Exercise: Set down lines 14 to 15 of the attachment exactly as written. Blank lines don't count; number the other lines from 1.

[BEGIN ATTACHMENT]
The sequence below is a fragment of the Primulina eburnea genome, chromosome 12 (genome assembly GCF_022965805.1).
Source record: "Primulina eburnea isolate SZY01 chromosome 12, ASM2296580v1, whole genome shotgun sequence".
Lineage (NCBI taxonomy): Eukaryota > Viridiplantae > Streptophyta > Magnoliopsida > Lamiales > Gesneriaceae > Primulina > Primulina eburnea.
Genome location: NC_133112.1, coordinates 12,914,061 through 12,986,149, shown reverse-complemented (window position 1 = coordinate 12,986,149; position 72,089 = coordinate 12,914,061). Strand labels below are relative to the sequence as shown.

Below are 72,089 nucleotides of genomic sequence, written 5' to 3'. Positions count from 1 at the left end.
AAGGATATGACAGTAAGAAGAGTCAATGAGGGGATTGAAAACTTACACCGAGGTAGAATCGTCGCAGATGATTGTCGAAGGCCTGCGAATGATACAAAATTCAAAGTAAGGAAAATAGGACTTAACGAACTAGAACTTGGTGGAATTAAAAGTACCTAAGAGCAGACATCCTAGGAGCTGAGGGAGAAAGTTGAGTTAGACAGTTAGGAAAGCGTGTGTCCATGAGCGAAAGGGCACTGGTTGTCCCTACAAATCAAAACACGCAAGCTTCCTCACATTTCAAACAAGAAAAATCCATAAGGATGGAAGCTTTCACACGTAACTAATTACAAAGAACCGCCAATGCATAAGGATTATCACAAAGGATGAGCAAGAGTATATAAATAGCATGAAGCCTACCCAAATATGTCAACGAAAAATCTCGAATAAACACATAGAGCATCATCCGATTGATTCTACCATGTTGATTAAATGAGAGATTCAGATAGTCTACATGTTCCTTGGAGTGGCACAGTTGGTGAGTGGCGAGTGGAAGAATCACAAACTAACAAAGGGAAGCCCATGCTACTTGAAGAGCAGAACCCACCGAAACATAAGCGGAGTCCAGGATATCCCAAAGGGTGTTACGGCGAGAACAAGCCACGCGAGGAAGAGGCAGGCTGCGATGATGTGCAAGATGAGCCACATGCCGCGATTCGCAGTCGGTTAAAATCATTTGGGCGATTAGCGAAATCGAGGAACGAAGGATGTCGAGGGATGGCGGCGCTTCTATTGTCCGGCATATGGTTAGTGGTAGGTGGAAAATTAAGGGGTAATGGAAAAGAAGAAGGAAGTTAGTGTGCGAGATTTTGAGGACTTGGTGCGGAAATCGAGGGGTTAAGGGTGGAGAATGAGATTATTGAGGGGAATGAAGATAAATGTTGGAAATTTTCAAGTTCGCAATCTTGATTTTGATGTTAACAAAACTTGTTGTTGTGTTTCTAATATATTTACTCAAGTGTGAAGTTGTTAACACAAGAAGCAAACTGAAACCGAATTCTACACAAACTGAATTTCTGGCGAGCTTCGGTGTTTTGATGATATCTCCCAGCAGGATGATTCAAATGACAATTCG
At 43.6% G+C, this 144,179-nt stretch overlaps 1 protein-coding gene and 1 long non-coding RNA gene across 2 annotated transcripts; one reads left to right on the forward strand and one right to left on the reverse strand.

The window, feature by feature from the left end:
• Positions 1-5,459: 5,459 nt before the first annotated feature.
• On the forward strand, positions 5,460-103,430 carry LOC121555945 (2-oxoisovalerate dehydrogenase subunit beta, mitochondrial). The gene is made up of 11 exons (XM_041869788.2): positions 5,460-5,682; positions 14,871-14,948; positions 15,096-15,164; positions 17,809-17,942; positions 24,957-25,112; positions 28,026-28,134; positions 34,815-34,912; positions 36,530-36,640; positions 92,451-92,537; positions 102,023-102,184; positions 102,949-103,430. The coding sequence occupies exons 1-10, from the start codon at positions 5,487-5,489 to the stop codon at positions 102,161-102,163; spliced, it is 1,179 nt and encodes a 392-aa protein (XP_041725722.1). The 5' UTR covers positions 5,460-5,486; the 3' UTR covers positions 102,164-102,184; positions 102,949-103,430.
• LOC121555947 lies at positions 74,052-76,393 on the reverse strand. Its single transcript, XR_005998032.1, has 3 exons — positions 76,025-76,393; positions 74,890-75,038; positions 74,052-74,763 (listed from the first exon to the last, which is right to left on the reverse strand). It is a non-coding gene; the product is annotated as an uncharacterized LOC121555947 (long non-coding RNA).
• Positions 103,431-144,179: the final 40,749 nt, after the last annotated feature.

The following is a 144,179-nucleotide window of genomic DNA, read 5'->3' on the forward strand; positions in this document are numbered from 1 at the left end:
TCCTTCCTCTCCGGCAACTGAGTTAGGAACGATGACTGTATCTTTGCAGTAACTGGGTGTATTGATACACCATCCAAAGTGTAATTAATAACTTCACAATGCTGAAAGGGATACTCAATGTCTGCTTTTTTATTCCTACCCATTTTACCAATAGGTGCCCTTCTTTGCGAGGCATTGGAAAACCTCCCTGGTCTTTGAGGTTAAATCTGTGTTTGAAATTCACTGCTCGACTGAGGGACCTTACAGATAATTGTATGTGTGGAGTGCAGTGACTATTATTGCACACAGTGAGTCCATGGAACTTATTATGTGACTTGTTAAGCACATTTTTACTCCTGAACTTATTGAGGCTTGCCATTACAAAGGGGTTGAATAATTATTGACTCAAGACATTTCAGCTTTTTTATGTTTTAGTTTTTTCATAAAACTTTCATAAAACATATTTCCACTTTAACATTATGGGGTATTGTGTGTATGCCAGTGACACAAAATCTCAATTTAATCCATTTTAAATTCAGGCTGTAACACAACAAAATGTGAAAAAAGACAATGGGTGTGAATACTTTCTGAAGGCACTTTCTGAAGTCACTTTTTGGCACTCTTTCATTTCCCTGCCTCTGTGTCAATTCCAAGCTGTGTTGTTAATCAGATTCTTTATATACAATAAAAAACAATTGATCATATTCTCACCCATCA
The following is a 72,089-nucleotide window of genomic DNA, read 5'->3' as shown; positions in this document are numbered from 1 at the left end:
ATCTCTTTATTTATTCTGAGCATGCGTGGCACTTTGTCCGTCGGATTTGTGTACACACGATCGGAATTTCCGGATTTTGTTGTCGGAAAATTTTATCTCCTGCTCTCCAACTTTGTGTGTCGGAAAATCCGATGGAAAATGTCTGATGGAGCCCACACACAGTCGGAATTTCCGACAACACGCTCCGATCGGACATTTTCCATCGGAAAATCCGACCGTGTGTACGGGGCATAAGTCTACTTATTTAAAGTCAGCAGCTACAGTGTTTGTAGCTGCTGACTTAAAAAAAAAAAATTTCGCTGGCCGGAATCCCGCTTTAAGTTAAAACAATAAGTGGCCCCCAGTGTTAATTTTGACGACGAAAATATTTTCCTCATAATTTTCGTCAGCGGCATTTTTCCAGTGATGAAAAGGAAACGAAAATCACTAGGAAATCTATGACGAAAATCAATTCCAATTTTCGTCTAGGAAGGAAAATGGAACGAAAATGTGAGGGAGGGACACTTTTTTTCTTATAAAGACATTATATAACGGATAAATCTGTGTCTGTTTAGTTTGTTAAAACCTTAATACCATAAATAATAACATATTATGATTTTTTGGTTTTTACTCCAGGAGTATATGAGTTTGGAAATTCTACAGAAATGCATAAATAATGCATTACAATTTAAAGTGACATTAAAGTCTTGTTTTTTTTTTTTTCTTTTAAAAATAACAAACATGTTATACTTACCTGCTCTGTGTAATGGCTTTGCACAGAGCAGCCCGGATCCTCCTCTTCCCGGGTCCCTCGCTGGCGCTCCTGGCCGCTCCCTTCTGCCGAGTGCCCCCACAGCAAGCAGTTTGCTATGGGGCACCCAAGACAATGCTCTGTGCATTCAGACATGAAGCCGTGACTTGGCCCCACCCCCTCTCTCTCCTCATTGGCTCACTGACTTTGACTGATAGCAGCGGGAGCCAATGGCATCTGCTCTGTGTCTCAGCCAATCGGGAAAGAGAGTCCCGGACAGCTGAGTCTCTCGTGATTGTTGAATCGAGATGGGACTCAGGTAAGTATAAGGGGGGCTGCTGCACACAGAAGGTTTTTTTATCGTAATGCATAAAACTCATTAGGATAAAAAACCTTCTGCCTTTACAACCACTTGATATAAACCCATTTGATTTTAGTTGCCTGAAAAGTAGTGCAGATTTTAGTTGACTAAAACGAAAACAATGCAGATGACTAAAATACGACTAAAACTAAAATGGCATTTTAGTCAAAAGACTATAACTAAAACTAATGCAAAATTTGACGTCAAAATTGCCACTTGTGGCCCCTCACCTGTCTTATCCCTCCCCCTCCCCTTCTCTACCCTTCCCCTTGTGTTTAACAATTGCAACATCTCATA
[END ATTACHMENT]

TCCTTCCTCTCCGGCAACTGAGTTAGGAACGATGACTGTATCTTTGCAGTAACTGGGTGTATTGATACACCATCCAAAGTGTAATTAATAACTTCACAATGCTGAAAGGGATACTCAATGTCTGCTTTTTTATTCCTACCCATTTTACCAATAGGTGCCCTTCTTTGCGAGGCATTGGAAAACCTCCCTGGTCTTTGAGGTTAAATCTGTGTTTGAAATTCACTGCTCGACTGAGGGACCTTACAGATAATTGTATGTGTGGAGTGCAGTGACTATTATTGCACACAGTGAGTCCATGGAACTTATTATGTGACTTGTTAAGCACATTTTTACTCCTGAACTTATTGAGGCTTGCCATTACAAAGGGGTTGAATAATTATTGACTCAAGACATTTCAGCTTTTTTATGTTTTAGTTTTTTCATAAAACTTTCATAAAACATATTTCCACTTTAACATTATGGGGTATTGTGTGTATGCCAGTGACACAAAATCTCAATTTAATCCATTTTAAATTCAGGCTGTAACACAACAAAATGTGAAAAAAGACAATGGGTGTGAATACTTTCTGAAGGCACTTTCTGAAGTCACTTTTTGGCACTCTTTCATTTCCCTGCCTCTGTGTCAATTCCAAGCTGTGTTGTTAATCAGATTCTTTATATACAATAAAAAACAATTGATCATATTCTCACCCATCA
The following is a 72,089-nucleotide window of genomic DNA, read 5'->3' as shown; positions in this document are numbered from 1 at the left end: